Writing has always been my way to create. And my way to escape. I liked to write back in elementary school—making up poems and stories. In ninth grade English class we had to keep journals and I got an “A” simply by filling up my notebook cover to cover. I had lots to write about. And lots more reason to escape back then.
We had just moved to Coon Rapids, Minnesota from small town LaCrescent, Minnesota (across the river from LaCrosse, Wisconsin). My class size changed from one hundred to one thousand, over the summer we moved, and that was all I needed to feel intimidated.
In LaCrescent, being a “new kid” was cool. The new kids at the beginning of the school year received lots of attention–almost a competition to see whose friend they would become because new friends weren’t so easy to find in a small town.
It was completely the opposite in Coon Rapids. No one seemed to notice “new kids” in the sea of faces that changed frequently at a big-city suburb school. New kids were the trend not the exception. If they were spotted at all, it wasn’t an attraction; it was more a source of entertainment to taunt the new person for not knowing the style or fads of the new school.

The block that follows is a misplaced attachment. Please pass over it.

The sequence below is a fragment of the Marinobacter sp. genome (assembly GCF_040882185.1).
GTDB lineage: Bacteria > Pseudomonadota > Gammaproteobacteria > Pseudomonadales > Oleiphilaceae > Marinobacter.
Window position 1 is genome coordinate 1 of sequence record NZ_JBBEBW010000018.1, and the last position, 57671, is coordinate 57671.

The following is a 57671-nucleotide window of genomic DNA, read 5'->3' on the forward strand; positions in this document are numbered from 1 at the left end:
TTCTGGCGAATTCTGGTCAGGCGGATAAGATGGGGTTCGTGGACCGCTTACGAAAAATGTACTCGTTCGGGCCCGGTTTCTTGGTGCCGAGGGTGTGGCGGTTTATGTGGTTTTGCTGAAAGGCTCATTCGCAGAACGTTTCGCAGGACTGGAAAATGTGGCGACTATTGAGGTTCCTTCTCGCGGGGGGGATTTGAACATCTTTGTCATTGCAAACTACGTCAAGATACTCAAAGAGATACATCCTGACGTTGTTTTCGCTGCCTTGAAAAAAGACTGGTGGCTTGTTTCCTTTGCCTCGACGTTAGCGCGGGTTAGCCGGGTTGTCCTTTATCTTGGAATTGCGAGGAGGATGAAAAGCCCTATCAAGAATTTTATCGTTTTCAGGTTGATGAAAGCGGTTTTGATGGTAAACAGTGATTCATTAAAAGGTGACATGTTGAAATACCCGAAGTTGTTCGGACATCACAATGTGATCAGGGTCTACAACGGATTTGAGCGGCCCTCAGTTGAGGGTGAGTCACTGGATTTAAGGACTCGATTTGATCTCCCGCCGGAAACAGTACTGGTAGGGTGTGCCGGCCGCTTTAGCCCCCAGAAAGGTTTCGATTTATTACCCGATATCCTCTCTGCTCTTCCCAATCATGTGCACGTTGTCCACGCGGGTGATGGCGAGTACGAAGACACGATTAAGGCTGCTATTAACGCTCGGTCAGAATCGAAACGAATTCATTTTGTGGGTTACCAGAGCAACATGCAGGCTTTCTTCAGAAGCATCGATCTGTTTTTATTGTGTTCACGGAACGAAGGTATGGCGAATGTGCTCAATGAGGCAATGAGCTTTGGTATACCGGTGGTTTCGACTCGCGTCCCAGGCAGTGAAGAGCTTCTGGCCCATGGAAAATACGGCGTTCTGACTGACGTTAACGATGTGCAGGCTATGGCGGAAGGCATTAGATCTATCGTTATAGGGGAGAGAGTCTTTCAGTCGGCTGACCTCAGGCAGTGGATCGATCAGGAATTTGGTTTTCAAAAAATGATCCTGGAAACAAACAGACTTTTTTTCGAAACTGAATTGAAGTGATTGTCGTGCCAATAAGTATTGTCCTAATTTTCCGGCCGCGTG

In late May, I remember hearing about this popular boy, Shawn Silvera, and how he was having an “End of the Year” party to celebrate the transition between middle school and high school. My best friend and I were interested in going, until one day one of the “popular girls” (I will never forget her name, face or hair, but there is no gain to print it here—nor describe the 1980’s hair-do) walked up to me and said in her very “popular girl” voice (and big hair), “Only those with an invitation can go.”
I don’t remember what happened after that, but I assume I probably spent more time writing in my journal that night.
The funny thing was, the “invitation-only” invitations were simply flyers run off on an old copier on light blue paper–distributed to the masses with the heading across the top of each one that said, “Everyone’s invited!”
I never went to his party, but I heard about the hundreds of hot-dogs and soda-pops served. When I ended marrying this boy named Shawn Silvera, many years later, I enjoyed teasing him about his “exclusive” party. His defense was “You should have come! Everyone was invited!”
I actually didn’t mind. I liked the idea of marrying one of the most “popular boys” in a class out of a thousand. Not bad for the new girl. Definitely something to write about.